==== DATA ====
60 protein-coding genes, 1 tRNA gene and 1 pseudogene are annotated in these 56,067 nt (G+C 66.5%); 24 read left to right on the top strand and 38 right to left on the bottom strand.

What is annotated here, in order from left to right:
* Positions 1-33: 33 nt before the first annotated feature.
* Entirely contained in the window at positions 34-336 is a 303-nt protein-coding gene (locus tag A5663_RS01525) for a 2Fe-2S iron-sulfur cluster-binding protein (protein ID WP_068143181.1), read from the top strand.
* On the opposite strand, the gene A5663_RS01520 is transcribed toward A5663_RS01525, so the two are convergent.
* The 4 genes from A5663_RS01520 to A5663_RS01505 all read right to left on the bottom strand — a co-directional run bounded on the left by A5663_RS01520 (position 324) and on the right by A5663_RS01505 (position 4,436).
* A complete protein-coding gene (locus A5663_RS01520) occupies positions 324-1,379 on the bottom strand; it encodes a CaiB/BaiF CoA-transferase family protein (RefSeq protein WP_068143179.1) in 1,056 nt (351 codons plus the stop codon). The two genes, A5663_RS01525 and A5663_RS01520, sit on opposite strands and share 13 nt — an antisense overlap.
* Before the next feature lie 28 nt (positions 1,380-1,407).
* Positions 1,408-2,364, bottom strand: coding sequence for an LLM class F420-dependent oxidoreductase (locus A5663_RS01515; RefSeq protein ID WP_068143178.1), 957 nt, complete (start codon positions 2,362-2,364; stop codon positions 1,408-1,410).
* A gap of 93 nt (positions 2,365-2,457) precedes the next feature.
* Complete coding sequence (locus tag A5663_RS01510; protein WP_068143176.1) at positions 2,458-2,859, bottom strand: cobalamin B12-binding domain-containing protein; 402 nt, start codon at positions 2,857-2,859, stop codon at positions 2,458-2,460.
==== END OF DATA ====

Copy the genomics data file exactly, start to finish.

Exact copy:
60 protein-coding genes, 1 tRNA gene and 1 pseudogene are annotated in these 56,067 nt (G+C 66.5%); 24 read left to right on the top strand and 38 right to left on the bottom strand.

What is annotated here, in order from left to right:
* Positions 1-33: 33 nt before the first annotated feature.
* Entirely contained in the window at positions 34-336 is a 303-nt protein-coding gene (locus tag A5663_RS01525) for a 2Fe-2S iron-sulfur cluster-binding protein (protein ID WP_068143181.1), read from the top strand.
* On the opposite strand, the gene A5663_RS01520 is transcribed toward A5663_RS01525, so the two are convergent.
* The 4 genes from A5663_RS01520 to A5663_RS01505 all read right to left on the bottom strand — a co-directional run bounded on the left by A5663_RS01520 (position 324) and on the right by A5663_RS01505 (position 4,436).
* A complete protein-coding gene (locus A5663_RS01520) occupies positions 324-1,379 on the bottom strand; it encodes a CaiB/BaiF CoA-transferase family protein (RefSeq protein WP_068143179.1) in 1,056 nt (351 codons plus the stop codon). The two genes, A5663_RS01525 and A5663_RS01520, sit on opposite strands and share 13 nt — an antisense overlap.
* Before the next feature lie 28 nt (positions 1,380-1,407).
* Positions 1,408-2,364, bottom strand: coding sequence for an LLM class F420-dependent oxidoreductase (locus A5663_RS01515; RefSeq protein ID WP_068143178.1), 957 nt, complete (start codon positions 2,362-2,364; stop codon positions 1,408-1,410).
* A gap of 93 nt (positions 2,365-2,457) precedes the next feature.
* Complete coding sequence (locus tag A5663_RS01510; protein WP_068143176.1) at positions 2,458-2,859, bottom strand: cobalamin B12-binding domain-containing protein; 402 nt, start codon at positions 2,857-2,859, stop codon at positions 2,458-2,460.